Wearing green t-shirts, carrying massive signs decrying the corruption of their political leaders, thousands of citizens of the Dominican Republic marched last week in the latest action organized by the Movimiento Marcha Verde (Green March Movement).
The goal of the demonstration, according to organizers, was to show to the citizenry how “corruption and impunity affect their everyday lives,” and how collective citizen action is required to change a political system rotten to the core. Marcha Verde is neither the first nor the only social movement to stand up to corruption in Latin America (only days ago there was a massive demonstration in Argentina expressing the same ideas) but it is one of the most coherent and best organized. Hopefully its example will be followed across the continent.
As the recent legal troubles involving Brazilian president Michel Temer show, the corruption investigation involving the oil giant Petrobras (already more than three years old) continues to produce shockwaves. Among the giants felled by the investigation is Odebrecht, the largest construction company in Latin America. The revelations of joint malfeasance between Petrobras and Oderbrecht executives have involved businesses and governments across the region and amount to hundreds of billions of dollars. The leaders of the Dominican Republic, as it turns out, were particularly chummy with Oderbrecht. Recent revelations suggest that the Dominican president Danilo Medina and his predecessors Leonel Fernández and Hipólito Mejía, received campaign contributions from Oderbrecht that essentially functioned as bribes to facilitate the signing of contracts for the company. According to information released by the United States State Department in December 2016, 6.2 billion dollars in contracts involving Oderbrecht were signed during the administrations of the three presidents.
The Oderbrecht revelations provided the impetus for the birth of Marcha Verde. In January of this year, tens of thousands of Dominicans marched behind the green banners to express their frustration and anger. Over the next month, about 300,000 people signed a Green Book demanding the appointment of an independent prosecutor to look into the links between Oderbrecht and public officials.
In contrast to upsurges of anger in other Latin American countries, which make a strong statement only to dissipate amidst the impotent sense that nothing will really ever change, Marcha Verde has stayed vibrant and active. They’ve organized smaller events across the country, including the “carrying of a torch” to symbolize the coming of light in the midst of darkness.
What is most discouraging is the fact that no major public figures have been prosecuted for the Oderbrecht case. The problem is a concentration of power at the top. Unlike most other countries in the region, when the Dominican Republic became a democracy, it came to be dominated by a single political party, the Partido de la Liberación Dominicana (Dominican Liberation Party, or PLD). All three of the presidents involved in the case belong to the PLD, which often also controls the courts and the legislature. The opposition, divided and weak, has not been able to mount a real challenge. Finally, citizens themselves have taken up the mantle.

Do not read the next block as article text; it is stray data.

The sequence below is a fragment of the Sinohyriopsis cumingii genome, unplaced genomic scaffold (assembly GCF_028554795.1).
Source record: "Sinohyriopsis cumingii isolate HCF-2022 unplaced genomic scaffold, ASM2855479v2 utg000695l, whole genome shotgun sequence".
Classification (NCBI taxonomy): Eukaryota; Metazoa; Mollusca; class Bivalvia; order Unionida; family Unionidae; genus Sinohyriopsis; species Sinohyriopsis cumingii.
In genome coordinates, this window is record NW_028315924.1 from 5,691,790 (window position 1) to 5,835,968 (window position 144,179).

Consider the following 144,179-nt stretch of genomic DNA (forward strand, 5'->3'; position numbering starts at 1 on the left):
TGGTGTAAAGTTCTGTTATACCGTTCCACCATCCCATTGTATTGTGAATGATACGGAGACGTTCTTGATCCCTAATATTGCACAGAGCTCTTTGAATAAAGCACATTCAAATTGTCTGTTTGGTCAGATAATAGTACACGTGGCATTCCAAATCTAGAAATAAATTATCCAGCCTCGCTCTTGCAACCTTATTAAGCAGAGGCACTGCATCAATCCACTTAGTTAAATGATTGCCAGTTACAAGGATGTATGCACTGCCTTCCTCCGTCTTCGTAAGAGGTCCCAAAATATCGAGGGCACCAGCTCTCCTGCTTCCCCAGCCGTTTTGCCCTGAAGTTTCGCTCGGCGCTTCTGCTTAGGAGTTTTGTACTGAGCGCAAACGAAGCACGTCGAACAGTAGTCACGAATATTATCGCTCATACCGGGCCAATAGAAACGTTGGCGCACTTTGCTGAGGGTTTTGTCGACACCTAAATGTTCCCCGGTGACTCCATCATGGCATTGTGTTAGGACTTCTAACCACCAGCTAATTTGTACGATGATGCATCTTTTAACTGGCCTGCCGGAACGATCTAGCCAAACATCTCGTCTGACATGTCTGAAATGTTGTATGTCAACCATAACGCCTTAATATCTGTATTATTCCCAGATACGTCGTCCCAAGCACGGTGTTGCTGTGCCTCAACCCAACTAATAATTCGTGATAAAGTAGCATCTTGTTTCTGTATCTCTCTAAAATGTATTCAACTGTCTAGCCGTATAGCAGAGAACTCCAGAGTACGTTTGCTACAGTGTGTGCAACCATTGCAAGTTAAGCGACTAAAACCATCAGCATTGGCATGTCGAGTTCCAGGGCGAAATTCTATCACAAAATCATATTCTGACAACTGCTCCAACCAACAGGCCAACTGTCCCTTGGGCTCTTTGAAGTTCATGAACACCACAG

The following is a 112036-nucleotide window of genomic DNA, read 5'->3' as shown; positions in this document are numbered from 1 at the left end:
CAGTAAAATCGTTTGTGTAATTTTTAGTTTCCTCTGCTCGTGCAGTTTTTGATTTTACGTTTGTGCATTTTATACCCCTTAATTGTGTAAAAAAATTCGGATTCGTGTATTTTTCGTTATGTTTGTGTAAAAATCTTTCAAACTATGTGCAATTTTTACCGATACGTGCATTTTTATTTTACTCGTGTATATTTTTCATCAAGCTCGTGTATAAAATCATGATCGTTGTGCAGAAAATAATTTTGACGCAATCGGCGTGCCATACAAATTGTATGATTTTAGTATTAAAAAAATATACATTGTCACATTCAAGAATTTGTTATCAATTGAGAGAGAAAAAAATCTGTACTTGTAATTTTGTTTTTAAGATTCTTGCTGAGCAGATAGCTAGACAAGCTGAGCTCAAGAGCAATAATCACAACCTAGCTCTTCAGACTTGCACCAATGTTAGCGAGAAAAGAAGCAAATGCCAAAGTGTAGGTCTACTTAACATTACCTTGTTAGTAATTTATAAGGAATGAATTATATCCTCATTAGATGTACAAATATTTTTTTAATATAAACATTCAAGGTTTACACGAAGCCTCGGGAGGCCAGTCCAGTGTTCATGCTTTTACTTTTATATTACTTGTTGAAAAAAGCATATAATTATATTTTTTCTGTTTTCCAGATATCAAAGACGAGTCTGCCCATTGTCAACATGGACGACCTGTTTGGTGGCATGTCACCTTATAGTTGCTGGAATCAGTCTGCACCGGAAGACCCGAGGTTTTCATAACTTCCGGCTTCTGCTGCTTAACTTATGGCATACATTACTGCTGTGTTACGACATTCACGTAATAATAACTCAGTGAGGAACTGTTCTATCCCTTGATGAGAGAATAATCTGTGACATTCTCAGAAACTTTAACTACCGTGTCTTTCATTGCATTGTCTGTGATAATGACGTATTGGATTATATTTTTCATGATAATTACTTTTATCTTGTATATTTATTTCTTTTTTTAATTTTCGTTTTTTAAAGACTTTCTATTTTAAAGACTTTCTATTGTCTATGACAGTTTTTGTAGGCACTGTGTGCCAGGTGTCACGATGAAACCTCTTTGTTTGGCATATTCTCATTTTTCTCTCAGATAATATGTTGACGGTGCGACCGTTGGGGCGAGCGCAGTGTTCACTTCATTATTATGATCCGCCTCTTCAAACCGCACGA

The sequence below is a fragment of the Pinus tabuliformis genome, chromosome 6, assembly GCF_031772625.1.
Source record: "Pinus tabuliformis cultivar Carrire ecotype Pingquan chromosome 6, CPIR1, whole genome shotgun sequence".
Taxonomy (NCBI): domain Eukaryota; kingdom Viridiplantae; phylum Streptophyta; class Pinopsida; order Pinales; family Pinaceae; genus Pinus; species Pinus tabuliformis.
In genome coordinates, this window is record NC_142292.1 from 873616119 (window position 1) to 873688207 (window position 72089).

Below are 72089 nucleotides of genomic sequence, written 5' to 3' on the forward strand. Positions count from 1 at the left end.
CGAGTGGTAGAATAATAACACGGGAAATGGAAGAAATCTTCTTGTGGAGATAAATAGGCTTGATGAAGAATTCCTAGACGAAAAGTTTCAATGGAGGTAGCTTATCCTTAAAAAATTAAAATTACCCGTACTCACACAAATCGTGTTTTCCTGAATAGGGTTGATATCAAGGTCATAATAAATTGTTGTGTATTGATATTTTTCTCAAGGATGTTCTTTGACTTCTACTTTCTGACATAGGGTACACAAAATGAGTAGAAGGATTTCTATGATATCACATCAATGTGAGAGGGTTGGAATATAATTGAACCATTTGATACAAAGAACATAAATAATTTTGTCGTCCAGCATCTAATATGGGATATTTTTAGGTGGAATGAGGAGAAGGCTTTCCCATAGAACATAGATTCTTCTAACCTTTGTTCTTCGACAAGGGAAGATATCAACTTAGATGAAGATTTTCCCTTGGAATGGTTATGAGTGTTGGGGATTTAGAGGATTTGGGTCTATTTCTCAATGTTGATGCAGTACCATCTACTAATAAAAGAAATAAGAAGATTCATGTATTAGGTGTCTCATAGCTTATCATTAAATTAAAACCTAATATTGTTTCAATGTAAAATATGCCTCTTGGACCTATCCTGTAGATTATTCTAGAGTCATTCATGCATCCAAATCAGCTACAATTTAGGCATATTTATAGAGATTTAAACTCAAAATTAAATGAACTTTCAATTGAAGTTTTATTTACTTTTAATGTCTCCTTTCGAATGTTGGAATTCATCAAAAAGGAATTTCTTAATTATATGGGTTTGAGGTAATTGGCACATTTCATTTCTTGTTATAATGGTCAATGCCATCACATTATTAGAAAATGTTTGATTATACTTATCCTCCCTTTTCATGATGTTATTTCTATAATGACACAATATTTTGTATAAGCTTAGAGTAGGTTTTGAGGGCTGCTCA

Marcha Verde has gathered together people from all walks of life: rich and poor and middle class, workers and farmers and business owners, men and women, young and old. Because of its hold on power and the media, the PLD has had many platforms through which criticize the marchers, accusing them of “destabilizing” the country and trying to “usurp” power. As journalist Jhonatan Liriano has pointed out, the heterogeneous and decentralized quality of the movement is at once its greatest power and its greatest vulnerability. Since it doesn’t represent a political party or particular interests, Marcha Verde can legitimately claim to represent the voice of “the people”.
At the same time, there are limits to what a diffuse movement can accomplish. The danger is that it will be coopted by one or another of the opposition parties, and turned into yet another tool for fulfilling some aspiring leader’s ambitions. Only time will tell how far Marcha Verde can go.
For all the badness that has come from Brazil’s corruption scandals, the Petrobras and Oderbrecht cases show that the fight against corruption is becoming a priority for ever more Latin Americans.
In Guatemala, the largest demonstrations in decades brought about the resignation of president Otto Pérez Molina in late 2015. A similar popular upsurge brought down president Orlando Hernández in Honduras. In Brazil, president Dilma Rousseff was forced to resign following enormous marches across the country. In Peru, citizens have formed “anti-corruption brigades” to bring attention to public officials’ misbehavior. Such is the effervescence of civil society. Whether, in the end, any of it will make a difference remains an open question.